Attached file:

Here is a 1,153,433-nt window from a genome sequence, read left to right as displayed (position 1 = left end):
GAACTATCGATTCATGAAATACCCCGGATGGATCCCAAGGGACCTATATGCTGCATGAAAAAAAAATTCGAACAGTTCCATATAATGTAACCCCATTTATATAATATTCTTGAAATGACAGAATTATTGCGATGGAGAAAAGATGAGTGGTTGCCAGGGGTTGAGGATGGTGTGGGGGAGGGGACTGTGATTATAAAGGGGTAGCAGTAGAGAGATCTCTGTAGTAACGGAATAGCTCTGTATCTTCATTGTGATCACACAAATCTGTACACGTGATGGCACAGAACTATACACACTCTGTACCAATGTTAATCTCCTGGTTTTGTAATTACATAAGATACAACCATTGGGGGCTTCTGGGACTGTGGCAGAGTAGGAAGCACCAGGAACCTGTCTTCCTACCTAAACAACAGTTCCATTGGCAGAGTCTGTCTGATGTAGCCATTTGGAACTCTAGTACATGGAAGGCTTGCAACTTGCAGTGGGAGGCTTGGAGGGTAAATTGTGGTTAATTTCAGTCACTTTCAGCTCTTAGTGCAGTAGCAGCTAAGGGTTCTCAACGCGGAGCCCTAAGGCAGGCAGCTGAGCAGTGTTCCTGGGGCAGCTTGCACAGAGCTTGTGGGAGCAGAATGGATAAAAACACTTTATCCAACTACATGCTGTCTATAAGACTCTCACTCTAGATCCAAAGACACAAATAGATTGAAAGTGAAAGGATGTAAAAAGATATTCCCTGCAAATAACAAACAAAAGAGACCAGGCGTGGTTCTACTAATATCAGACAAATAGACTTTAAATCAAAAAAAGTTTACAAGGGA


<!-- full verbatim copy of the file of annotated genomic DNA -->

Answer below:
Here is a 1,153,433-nt window from a genome sequence, read left to right as displayed (position 1 = left end):
GAACTATCGATTCATGAAATACCCCGGATGGATCCCAAGGGACCTATATGCTGCATGAAAAAAAAATTCGAACAGTTCCATATAATGTAACCCCATTTATATAATATTCTTGAAATGACAGAATTATTGCGATGGAGAAAAGATGAGTGGTTGCCAGGGGTTGAGGATGGTGTGGGGGAGGGGACTGTGATTATAAAGGGGTAGCAGTAGAGAGATCTCTGTAGTAACGGAATAGCTCTGTATCTTCATTGTGATCACACAAATCTGTACACGTGATGGCACAGAACTATACACACTCTGTACCAATGTTAATCTCCTGGTTTTGTAATTACATAAGATACAACCATTGGGGGCTTCTGGGACTGTGGCAGAGTAGGAAGCACCAGGAACCTGTCTTCCTACCTAAACAACAGTTCCATTGGCAGAGTCTGTCTGATGTAGCCATTTGGAACTCTAGTACATGGAAGGCTTGCAACTTGCAGTGGGAGGCTTGGAGGGTAAATTGTGGTTAATTTCAGTCACTTTCAGCTCTTAGTGCAGTAGCAGCTAAGGGTTCTCAACGCGGAGCCCTAAGGCAGGCAGCTGAGCAGTGTTCCTGGGGCAGCTTGCACAGAGCTTGTGGGAGCAGAATGGATAAAAACACTTTATCCAACTACATGCTGTCTATAAGACTCTCACTCTAGATCCAAAGACACAAATAGATTGAAAGTGAAAGGATGTAAAAAGATATTCCCTGCAAATAACAAACAAAAGAGACCAGGCGTGGTTCTACTAATATCAGACAAATAGACTTTAAATCAAAAAAAGTTTACAAGGGA